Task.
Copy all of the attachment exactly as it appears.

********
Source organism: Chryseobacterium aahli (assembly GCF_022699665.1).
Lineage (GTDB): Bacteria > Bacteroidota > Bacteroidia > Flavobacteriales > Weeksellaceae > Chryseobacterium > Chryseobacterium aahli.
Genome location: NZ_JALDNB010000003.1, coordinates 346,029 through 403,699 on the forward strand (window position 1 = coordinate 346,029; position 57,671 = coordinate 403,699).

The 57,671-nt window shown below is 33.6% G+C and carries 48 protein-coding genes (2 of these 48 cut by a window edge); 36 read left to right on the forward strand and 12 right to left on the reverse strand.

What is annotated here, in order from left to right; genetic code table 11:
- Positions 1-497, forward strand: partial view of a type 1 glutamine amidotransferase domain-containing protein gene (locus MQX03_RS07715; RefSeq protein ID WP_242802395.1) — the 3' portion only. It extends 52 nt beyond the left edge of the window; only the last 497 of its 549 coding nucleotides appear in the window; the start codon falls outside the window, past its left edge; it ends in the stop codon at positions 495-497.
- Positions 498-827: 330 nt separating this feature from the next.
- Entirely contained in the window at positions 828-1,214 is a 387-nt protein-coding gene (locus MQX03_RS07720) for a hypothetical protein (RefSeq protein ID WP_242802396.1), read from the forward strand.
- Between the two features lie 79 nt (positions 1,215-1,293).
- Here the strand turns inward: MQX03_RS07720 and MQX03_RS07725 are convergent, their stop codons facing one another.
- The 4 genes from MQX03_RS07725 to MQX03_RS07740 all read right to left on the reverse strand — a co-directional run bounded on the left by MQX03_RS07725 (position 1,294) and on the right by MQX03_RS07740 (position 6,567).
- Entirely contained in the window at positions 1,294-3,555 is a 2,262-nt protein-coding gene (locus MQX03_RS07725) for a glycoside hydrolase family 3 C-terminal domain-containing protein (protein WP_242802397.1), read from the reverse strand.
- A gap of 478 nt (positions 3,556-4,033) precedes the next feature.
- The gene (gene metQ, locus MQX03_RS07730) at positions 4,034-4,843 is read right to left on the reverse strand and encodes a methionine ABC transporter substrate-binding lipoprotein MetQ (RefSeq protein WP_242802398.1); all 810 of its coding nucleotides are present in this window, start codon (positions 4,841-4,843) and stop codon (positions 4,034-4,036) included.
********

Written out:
Source organism: Chryseobacterium aahli (assembly GCF_022699665.1).
Lineage (GTDB): Bacteria > Bacteroidota > Bacteroidia > Flavobacteriales > Weeksellaceae > Chryseobacterium > Chryseobacterium aahli.
Genome location: NZ_JALDNB010000003.1, coordinates 346,029 through 403,699 on the forward strand (window position 1 = coordinate 346,029; position 57,671 = coordinate 403,699).

The 57,671-nt window shown below is 33.6% G+C and carries 48 protein-coding genes (2 of these 48 cut by a window edge); 36 read left to right on the forward strand and 12 right to left on the reverse strand.

What is annotated here, in order from left to right; genetic code table 11:
- Positions 1-497, forward strand: partial view of a type 1 glutamine amidotransferase domain-containing protein gene (locus MQX03_RS07715; RefSeq protein ID WP_242802395.1) — the 3' portion only. It extends 52 nt beyond the left edge of the window; only the last 497 of its 549 coding nucleotides appear in the window; the start codon falls outside the window, past its left edge; it ends in the stop codon at positions 495-497.
- Positions 498-827: 330 nt separating this feature from the next.
- Entirely contained in the window at positions 828-1,214 is a 387-nt protein-coding gene (locus MQX03_RS07720) for a hypothetical protein (RefSeq protein ID WP_242802396.1), read from the forward strand.
- Between the two features lie 79 nt (positions 1,215-1,293).
- Here the strand turns inward: MQX03_RS07720 and MQX03_RS07725 are convergent, their stop codons facing one another.
- The 4 genes from MQX03_RS07725 to MQX03_RS07740 all read right to left on the reverse strand — a co-directional run bounded on the left by MQX03_RS07725 (position 1,294) and on the right by MQX03_RS07740 (position 6,567).
- Entirely contained in the window at positions 1,294-3,555 is a 2,262-nt protein-coding gene (locus MQX03_RS07725) for a glycoside hydrolase family 3 C-terminal domain-containing protein (protein WP_242802397.1), read from the reverse strand.
- A gap of 478 nt (positions 3,556-4,033) precedes the next feature.
- The gene (gene metQ, locus MQX03_RS07730) at positions 4,034-4,843 is read right to left on the reverse strand and encodes a methionine ABC transporter substrate-binding lipoprotein MetQ (RefSeq protein WP_242802398.1); all 810 of its coding nucleotides are present in this window, start codon (positions 4,841-4,843) and stop codon (positions 4,034-4,036) included.